The Legal Rights of Adoptive Parents After Divorce
If you and your ex-spouse legally adopted children together during your marriage, you have the right to spend time with them pursuant to a parenting plan after you get divorced.
Adopting a child is one of the strongest expressions of a promise to be a family forever, but it does not make marriages invincible. Every year, the Georgia courts dissolve the marriages of some couples who separated even after they adopted one or more children together. If you legally adopted your child, you have the same rights that biological parents have to their children, as well as the same obligations. For example, you have the right to parenting time with your children and the obligation to contribute to their financial support until they reach adulthood. The Norcross child custody lawyers at Zimmerman & Associates can help you draft, modify, or enforce your parenting plan so that you can maintain a stable relationship with your adopted children after you divorce your spouse with whom you adopted the children.
What Makes Someone a Child’s Legal Parent?
Unless she places the child for adoption or has legally acknowledged in writing that she is acting as a gestational surrogate, the woman who gives birth to a child is the child’s legal parent. If the mother is married to a man when the child is born, the mother’s husband is also the child’s legal parent, whether or not he is the child’s biological father. (The courts have heard bitter disputes over legal paternity in cases where a woman and her boyfriend conceived a child when she was separated from her husband but not legally divorced.) Likewise, if the mother is unmarried when she gives birth, her boyfriend must file a petition for legitimation to become the child’s legal father; in this case. In other words, in the eyes of the court, legal parenthood is more about family stability and less about genetics.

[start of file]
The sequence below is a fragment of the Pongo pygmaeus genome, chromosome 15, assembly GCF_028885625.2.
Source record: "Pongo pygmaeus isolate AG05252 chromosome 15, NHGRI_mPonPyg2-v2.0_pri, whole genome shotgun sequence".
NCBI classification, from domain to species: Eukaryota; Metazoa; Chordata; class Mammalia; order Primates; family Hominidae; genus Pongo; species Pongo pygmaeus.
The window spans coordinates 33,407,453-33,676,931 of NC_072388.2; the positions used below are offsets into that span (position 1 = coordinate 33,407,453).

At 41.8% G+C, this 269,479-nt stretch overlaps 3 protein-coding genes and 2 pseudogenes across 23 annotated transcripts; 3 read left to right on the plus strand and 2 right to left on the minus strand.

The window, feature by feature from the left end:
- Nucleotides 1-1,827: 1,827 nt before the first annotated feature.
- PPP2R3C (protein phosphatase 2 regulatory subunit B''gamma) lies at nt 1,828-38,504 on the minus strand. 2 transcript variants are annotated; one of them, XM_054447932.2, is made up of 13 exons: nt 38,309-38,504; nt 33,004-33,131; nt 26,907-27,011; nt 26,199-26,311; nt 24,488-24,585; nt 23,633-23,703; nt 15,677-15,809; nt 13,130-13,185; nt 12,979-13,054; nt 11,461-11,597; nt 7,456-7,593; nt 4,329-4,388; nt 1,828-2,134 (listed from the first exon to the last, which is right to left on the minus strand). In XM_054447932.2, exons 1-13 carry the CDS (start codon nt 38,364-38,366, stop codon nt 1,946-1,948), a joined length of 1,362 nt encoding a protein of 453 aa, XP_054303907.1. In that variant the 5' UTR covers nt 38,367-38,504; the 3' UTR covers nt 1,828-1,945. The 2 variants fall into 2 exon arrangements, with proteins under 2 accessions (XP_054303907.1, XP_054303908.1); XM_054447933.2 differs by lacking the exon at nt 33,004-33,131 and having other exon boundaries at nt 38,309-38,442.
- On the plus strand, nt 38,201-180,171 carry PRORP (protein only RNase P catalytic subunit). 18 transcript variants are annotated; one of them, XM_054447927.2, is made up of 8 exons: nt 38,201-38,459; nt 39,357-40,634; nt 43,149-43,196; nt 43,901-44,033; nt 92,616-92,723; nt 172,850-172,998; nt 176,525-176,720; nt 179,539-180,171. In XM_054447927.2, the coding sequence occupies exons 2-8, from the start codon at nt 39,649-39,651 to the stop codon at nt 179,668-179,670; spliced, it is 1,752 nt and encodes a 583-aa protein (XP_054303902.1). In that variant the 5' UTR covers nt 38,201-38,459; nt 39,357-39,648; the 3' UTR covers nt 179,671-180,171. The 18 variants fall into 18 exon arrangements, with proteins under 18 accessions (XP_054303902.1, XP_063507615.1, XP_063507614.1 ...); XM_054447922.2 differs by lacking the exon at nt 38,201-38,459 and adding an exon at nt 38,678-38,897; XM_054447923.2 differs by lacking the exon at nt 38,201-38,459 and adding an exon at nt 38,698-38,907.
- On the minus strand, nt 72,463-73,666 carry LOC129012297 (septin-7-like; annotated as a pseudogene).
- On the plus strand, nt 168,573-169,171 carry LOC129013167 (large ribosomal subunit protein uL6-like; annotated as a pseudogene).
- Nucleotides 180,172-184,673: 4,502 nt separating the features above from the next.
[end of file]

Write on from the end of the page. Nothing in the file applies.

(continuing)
Make Sure Your Adoption is Legal
Once your adoption is finalized, you are the child’s legal parent, but not a minute before. If you and your spouse or partner are raising a child together, do not wait to start the adoption process. If you and your spouse divorce or you and your partner separate, you will not have any parental rights unless you have legally adopted the child. Even if it is obvious to the judge that you are the world’s greatest stepparent, this does not give you any legal right to continue a parental relationship with the child; you are not the child’s parent until the adoption is official.
How Does the Court Determine Parenting Time for Adoptive Parents?
The court determines parenting time based on the child’s best interests. Therefore, many factors affect the parenting plan, including the parents’ work schedules, the children’s school schedules, proximity to extended family members, transportation issues, and which parent has thus far been more involved in the child’s day to day care. If your parenting plan does not afford you enough time with your children, you have the right to ask the court to modify it.
Contact Zimmerman & Associates About Child Custody Cases After Adoption in Atlanta
An Atlanta family law attorney can help you develop and follow a parenting plan if you and your spouse adopted children together and then got divorced. Contact Zimmerman & Associates in Norcross, Georgia to set up a consultation.